what mean is "jump"?How did that do?

Technical questions about the Ripple API, the protocol, etc.
Google [Bot] like(s) this thread.

what mean is "jump"?How did that do?

Postby csquan_2015 » Fri Dec 02, 2016 7:01 am

in rippled source code,I can fnd "jump...",what that mean,how did it work?
csquan_2015
 
Posts: 140
Joined: Tue May 24, 2016 10:10 am

Re: what mean is "jump"?How did that do?

Postby JoelKatz » Sun Dec 04, 2016 8:13 pm

A "jump" is when the server switches which ledger it considers to be the last closed ledger by a process other than consensus. When the server is first starting up, it may need to jump several times until it gets in sync with the network. If it loses sync, it will usually need to jump its ledger to get back in sync.

We have some servers that lose sync on average once every 20,000 ledgers and some that lose sync on average once every 4,000 ledgers. Loss of sync is most commonly caused by some momentary loss of performance, typically a bubble of network, I/O, or CPU latency.
User avatar
JoelKatz
Ripple
Ripple
 
Posts: 1859
Joined: Sun Dec 23, 2012 3:45 pm
Location: Oakland, CA

Re: what mean is "jump"?How did that do?

Postby csquan_2015 » Thu May 04, 2017 10:23 am

suppose there are several nodes,A-G,ABC connected to each other and form a ripple network.DEFG connected to each other and form another ripple network.two network were seperate.
in some case,two network connected ,what will happen?
csquan_2015
 
Posts: 140
Joined: Tue May 24, 2016 10:10 am

Re: what mean is "jump"?How did that do?

Postby JoelKatz » Thu May 04, 2017 4:46 pm

csquan_2015 wrote:suppose there are several nodes,A-G,ABC connected to each other and form a ripple network.DEFG connected to each other and form another ripple network.two network were seperate.
in some case,two network connected ,what will happen?

Assuming the two sides are on different ledgers, the network will avalanche to a single ledger that has the last fully-validated ledger in its history.
User avatar
JoelKatz
Ripple
Ripple
 
Posts: 1859
Joined: Sun Dec 23, 2012 3:45 pm
Location: Oakland, CA

Re: what mean is "jump"?How did that do?

Postby csquan_2015 » Fri May 05, 2017 2:52 am

Assuming the two sides are on different ledgers, the network will avalanche to a single ledger that has the last fully-validated ledger in its history.

last fully-validated ledger in its history.which sides?
how to decide ledger in which side?base what?
csquan_2015
 
Posts: 140
Joined: Tue May 24, 2016 10:10 am

Re: what mean is "jump"?How did that do?

Postby JoelKatz » Fri May 05, 2017 10:38 am

csquan_2015 wrote:
Assuming the two sides are on different ledgers, the network will avalanche to a single ledger that has the last fully-validated ledger in its history.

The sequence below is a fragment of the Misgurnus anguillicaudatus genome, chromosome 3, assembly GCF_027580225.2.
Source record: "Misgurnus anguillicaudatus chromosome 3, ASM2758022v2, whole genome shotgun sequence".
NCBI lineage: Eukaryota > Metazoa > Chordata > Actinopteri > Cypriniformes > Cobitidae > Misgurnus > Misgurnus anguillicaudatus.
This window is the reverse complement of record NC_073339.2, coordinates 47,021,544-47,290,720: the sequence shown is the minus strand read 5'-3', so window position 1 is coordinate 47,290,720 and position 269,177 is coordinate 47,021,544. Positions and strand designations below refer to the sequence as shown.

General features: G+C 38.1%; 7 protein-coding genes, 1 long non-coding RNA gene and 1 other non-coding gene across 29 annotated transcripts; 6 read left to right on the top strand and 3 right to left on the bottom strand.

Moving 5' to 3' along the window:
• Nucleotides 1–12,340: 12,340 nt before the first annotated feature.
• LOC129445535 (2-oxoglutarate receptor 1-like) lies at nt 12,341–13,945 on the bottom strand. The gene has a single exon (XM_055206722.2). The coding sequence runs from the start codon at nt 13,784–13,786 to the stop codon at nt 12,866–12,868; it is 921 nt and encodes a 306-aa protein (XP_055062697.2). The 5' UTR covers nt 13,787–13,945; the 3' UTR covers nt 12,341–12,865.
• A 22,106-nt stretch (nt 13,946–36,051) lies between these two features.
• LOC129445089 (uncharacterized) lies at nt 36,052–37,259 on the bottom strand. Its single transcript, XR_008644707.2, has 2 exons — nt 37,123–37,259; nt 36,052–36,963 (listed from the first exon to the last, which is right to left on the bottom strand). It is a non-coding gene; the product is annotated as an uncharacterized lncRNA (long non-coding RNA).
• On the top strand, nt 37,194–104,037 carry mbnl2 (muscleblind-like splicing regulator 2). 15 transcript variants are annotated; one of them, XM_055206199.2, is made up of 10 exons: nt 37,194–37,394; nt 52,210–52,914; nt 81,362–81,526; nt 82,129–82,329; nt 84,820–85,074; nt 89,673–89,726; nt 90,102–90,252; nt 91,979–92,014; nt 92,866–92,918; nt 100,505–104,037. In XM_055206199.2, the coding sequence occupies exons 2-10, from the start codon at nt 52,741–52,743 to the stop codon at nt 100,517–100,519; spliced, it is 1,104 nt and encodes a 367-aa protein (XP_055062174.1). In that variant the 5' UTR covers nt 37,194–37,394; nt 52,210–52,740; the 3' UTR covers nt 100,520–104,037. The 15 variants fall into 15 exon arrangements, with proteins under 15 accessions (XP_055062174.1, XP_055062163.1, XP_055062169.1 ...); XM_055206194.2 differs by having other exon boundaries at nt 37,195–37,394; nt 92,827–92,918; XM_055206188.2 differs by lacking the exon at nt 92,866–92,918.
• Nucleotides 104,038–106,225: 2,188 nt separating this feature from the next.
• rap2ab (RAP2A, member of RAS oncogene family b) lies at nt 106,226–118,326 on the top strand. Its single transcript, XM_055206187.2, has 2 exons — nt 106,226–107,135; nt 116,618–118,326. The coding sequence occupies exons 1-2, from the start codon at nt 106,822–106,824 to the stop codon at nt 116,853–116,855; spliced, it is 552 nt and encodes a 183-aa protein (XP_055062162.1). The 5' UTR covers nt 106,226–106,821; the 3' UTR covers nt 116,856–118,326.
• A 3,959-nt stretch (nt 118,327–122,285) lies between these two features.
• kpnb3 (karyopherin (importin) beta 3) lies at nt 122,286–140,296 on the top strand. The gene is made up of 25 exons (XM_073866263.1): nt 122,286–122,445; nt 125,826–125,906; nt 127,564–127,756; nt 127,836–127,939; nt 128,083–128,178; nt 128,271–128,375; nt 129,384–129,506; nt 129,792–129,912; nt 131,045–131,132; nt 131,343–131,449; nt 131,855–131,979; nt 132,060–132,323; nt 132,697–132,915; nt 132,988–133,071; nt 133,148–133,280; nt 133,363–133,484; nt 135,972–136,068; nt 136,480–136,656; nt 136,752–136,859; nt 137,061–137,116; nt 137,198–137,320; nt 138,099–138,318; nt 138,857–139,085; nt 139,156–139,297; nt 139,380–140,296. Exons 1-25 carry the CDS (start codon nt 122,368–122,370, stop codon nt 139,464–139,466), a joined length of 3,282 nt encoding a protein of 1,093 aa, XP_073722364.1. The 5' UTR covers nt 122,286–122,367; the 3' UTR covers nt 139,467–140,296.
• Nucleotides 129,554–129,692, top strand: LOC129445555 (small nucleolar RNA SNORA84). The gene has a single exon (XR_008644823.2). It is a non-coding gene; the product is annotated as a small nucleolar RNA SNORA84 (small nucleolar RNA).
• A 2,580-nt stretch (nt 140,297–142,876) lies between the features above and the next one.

last fully-validated ledger in its history.which sides?
how to decide ledger in which side?base what?

There will be a last fully-validated ledger on each side. If those are different, then:
1) If they have the same sequence number, the network has forked and broken.
2) If the one with the higher sequence number does not have the one with the lower sequence number in its history, the network has forked and broken.
3) Otherwise, the one with the higher sequence will be avalanched to.

Cases 1 and 2 are nearly impossible (so improbable we don't have to worry about them) unless the network UNL topology is badly defective.

We can actually improve this to make it even less likely by considering, for fork protection purposes, a ledger that's "nearly fully validated" as if it was fully validated. There can only be one such ledger on the network at a time, because it would still require significantly more than 50% validation. But this would protect against the (almost impossible) case where a ledger is seen by a large number of validators as very nearly fully validated right at the time the network splits.

We're continuing the simulate the behavior of consensus to understand these cases better to ensure we can stay far, far away from the zones in which these problems can happen. Our technique is to take a healthy network and stress it with network splits and delays. Then we start making the network less and less healthy (primarily by reducing UNL overlap). Then we test to see at what point we can actually get a fork and, more importantly, what the early signs are of a deficient topology long before it forks. (So we can look for those on the live network.)
User avatar
JoelKatz
Ripple
Ripple
 
Posts: 1859
Joined: Sun Dec 23, 2012 3:45 pm
Location: Oakland, CA


Return to Developers

Who is online

Users browsing this forum: No registered users and 9 guests
cron